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Cdr. Lee B. Crane

USNR, active


Lee B. Crane was born in Providence, Rhode Island.  His father, David Crane, was from a wealthy family of jewelers and was expected to follow into the family business.  Instead, he chose a career in the Navy.  He held the rank of full Commander when he was killed in a steam explosion on his ship, when Lee was only seven years old.  Crane’s mother, Helen Bradford, was also from old Providence money, and when her husband was killed in the accident on his ship, she was left to raise their only child alone.


She rarely talked of her husband to her son.  She had quickly put away all of the mementoes of David Crane’s life, hoping to drive the love of the sea from her only child’s memories, along with the memories of his father and the Navy.  Unfortunately, that was not to be.


His father’s sudden death piqued the boy’s imagination, and he began to read voraciously of the sea and ships.  He read all of the classic tales of Captain Nemo and Moby Dick, as well as the biographies and works of Admirals Falk, Rickover, Nimitz, and other famous Naval heroes.  Interested in the sea, he read all he could about it, as well the books of Rachel Carson, Beebe, the books of Cousteau and so many more.  On his vacations, he often begged his mother to take him to the seaside for a week or two, and he would spend days just swimming and sitting on the beach, watching the ocean.


The handsome young man never lacked for female company.  As a leader of his class from the beginning, he always had the attention of the opposite sex.  He excelled in football, boxing and track, and was a straight ‘A’ student.  He was President of his senior class, and was well liked by every one, except, at this point, by his mother.  He had sought and received an appointment to the U. S. Naval Academy without his mother’s knowledge or consent.  He then accepted and informed Helen Crane that he was following in his father’s footsteps.  At that point, Helen’s relationship with her son became remote and proper, and for years, lacked warmth.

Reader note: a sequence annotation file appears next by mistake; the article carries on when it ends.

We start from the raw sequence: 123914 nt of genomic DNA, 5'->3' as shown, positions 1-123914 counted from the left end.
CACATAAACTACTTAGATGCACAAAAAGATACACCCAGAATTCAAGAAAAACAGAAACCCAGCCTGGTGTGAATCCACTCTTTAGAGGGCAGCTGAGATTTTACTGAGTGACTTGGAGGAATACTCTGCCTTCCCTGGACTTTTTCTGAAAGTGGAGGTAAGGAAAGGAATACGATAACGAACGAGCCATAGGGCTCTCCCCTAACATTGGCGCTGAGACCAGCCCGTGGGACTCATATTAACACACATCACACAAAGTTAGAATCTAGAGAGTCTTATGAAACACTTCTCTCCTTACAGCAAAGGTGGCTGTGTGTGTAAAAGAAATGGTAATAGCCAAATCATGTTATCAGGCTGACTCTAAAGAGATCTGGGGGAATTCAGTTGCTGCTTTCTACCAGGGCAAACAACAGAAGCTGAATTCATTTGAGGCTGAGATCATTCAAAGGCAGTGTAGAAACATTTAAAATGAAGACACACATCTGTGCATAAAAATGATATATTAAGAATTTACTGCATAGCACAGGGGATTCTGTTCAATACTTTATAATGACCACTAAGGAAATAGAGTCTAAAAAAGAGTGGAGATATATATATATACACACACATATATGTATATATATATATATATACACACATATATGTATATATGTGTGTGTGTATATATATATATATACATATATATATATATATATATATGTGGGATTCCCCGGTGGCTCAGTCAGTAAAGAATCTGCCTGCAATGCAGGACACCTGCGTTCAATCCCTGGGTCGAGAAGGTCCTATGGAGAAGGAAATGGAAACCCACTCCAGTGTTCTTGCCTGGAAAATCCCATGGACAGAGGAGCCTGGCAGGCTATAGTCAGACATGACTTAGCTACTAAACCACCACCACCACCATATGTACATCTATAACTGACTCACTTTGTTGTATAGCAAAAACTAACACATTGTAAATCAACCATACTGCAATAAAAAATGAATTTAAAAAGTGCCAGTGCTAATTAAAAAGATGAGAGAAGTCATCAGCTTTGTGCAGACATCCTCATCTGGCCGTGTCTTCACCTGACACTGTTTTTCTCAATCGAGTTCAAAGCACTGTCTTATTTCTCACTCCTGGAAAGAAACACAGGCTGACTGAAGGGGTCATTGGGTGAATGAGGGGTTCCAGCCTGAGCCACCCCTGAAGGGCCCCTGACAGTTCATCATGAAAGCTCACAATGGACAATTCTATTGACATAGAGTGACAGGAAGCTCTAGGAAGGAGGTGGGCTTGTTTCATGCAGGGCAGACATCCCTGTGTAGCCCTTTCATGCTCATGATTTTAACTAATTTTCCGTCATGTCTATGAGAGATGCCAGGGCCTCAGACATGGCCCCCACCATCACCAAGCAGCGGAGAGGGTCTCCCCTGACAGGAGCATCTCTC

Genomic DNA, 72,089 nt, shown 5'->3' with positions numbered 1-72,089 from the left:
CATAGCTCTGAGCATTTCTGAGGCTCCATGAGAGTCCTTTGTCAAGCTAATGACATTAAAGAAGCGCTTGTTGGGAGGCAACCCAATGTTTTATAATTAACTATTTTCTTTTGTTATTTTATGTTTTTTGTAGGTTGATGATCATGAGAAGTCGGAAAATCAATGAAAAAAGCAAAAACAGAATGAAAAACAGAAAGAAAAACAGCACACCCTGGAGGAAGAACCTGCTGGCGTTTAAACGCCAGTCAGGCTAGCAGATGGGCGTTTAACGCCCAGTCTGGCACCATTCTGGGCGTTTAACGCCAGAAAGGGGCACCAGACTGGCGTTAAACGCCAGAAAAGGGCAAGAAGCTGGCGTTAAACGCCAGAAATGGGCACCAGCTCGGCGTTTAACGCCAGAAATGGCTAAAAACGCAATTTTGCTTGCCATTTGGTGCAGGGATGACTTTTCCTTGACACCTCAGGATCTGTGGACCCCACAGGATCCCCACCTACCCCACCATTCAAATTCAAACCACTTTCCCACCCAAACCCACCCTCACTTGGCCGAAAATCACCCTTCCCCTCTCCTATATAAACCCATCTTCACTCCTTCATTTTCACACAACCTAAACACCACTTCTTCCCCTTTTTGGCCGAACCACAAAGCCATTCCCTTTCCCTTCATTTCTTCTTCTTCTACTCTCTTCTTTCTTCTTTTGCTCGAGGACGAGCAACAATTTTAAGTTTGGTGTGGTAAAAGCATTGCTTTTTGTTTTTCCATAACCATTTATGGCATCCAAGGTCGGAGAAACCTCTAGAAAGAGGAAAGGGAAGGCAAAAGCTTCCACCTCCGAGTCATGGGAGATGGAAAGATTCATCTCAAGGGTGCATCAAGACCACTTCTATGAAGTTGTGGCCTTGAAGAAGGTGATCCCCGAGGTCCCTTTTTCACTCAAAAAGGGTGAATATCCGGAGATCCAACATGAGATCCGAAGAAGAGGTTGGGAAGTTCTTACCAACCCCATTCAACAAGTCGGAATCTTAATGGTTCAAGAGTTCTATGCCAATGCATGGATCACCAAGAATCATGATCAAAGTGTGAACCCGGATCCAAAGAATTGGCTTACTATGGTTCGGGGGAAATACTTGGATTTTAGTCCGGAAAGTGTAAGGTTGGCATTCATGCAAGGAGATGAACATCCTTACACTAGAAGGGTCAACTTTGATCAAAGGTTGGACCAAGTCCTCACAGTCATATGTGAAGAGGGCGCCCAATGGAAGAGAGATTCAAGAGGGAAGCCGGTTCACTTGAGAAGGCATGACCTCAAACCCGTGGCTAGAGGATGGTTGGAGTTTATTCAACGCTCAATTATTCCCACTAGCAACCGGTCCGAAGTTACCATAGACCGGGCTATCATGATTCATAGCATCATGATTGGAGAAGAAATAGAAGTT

Many things, three of which were outstanding, at least in regard to the man that he was becoming, marked Lee’s four years at the Academy.  One was that he met, and became friends with, Charles Philip ‘Chip’ Morton.  They were roommates, and their friendship began, and was cemented, during those four years.  


He had taken a Marine Biology class and it was in that class that he met Captain Harriman Nelson, and Nelson made a profound change in his life.  The Captain, although not old enough, became for Lee Crane, a mentor and a father figure.  His impact on Lee Crane’s life began there, and carried through for the rest of Nelson’s life.


The third thing that happened at the Academy was the development of a character trait in Lee Crane that would direct all of the man’s actions for the rest of his life.  During those years, Crane developed the self-guiding concept for ‘doing the right thing’.  At that time in his life, Lee Crane realized that there were several ways of accomplishing directives; to do what society thought was fair; to do what was just; and to do what was ‘right’.  Most of the time, the ‘right thing’ meant putting the good of others before the good of himself.  To him, it became the only way to do things, one that would put him at odds with many a commanding officer in his Naval career, but one that would earn him the respect of many, and the undying faithfulness of each crew that he commanded.


After graduation at the top of his class, he rose quickly in the ranks.  ONI recruited him and he willingly ‘signed on’ for duty, only because to him, the ‘right thing’ was to do whatever he could to serve and protect his country.  He was also ‘recruited’ by the Firm but turned them down, after realizing the shades of gray that colored that part of the Intelligence world.  Because of his innate ability to command well, and his often heroic actions on the part of his crews and his country, he rose quickly in rank.


He attended sub school at New London, CT and was sent to the USS Halibut to serve on the boat’s mission to observe the Russian coast.  After the Halibut, he was sent to serve on the Nautilus, captained by Harriman Nelson on her last tour before decommissioning.  On the Nautilus, Crane and Nelson cemented the friendship that had begun at the Academy.  From there, Lee Crane was given his first command, the USS Kingfisher, making him the youngest Sub skipper in the Navy.  


Following two more successful commands, Crane was tapped by Harriman Nelson to take over the command of the SSRN Seaview after the murder of the original Captain, John Philips.


He married Nelson’s administrative assistant, Cathy Connors, several years after coming to the Institute, and together they had a son, Robert Charles Harriman Crane.  Cathy was killed in a car accident and Lee then remained alone for a number of years.  He finally remarried, this time to Caitlin Davis, Karen Davis Nelson’s daughter, when she was 30.  They remain married and devoted to one another, and to Lee’s son, Robert, as well as the rest of the family of the Institute.



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